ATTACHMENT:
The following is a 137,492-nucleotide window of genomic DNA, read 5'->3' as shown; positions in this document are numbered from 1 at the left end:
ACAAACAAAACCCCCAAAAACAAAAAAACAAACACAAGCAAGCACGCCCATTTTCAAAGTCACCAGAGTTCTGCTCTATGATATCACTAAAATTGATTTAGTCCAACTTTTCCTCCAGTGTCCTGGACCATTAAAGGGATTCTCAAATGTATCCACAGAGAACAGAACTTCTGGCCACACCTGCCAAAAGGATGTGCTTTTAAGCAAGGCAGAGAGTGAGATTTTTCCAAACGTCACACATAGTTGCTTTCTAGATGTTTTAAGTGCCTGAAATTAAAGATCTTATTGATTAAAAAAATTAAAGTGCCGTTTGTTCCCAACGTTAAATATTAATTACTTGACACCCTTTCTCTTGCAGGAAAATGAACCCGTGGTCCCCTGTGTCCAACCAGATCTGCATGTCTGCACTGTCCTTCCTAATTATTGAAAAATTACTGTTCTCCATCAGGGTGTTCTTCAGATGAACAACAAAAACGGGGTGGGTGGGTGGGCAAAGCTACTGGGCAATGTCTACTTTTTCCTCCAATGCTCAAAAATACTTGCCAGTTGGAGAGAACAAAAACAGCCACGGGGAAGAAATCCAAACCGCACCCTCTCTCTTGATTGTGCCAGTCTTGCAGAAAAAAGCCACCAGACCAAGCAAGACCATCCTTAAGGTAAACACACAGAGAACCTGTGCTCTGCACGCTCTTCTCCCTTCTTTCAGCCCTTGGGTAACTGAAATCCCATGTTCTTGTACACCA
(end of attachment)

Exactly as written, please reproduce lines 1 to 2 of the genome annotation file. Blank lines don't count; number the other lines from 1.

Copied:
The following is a 137,492-nucleotide window of genomic DNA, read 5'->3' as shown; positions in this document are numbered from 1 at the left end:
ACAAACAAAACCCCCAAAAACAAAAAAACAAACACAAGCAAGCACGCCCATTTTCAAAGTCACCAGAGTTCTGCTCTATGATATCACTAAAATTGATTTAGTCCAACTTTTCCTCCAGTGTCCTGGACCATTAAAGGGATTCTCAAATGTATCCACAGAGAACAGAACTTCTGGCCACACCTGCCAAAAGGATGTGCTTTTAAGCAAGGCAGAGAGTGAGATTTTTCCAAACGTCACACATAGTTGCTTTCTAGATGTTTTAAGTGCCTGAAATTAAAGATCTTATTGATTAAAAAAATTAAAGTGCCGTTTGTTCCCAACGTTAAATATTAATTACTTGACACCCTTTCTCTTGCAGGAAAATGAACCCGTGGTCCCCTGTGTCCAACCAGATCTGCATGTCTGCACTGTCCTTCCTAATTATTGAAAAATTACTGTTCTCCATCAGGGTGTTCTTCAGATGAACAACAAAAACGGGGTGGGTGGGTGGGCAAAGCTACTGGGCAATGTCTACTTTTTCCTCCAATGCTCAAAAATACTTGCCAGTTGGAGAGAACAAAAACAGCCACGGGGAAGAAATCCAAACCGCACCCTCTCTCTTGATTGTGCCAGTCTTGCAGAAAAAAGCCACCAGACCAAGCAAGACCATCCTTAAGGTAAACACACAGAGAACCTGTGCTCTGCACGCTCTTCTCCCTTCTTTCAGCCCTTGGGTAACTGAAATCCCATGTTCTTGTACACCA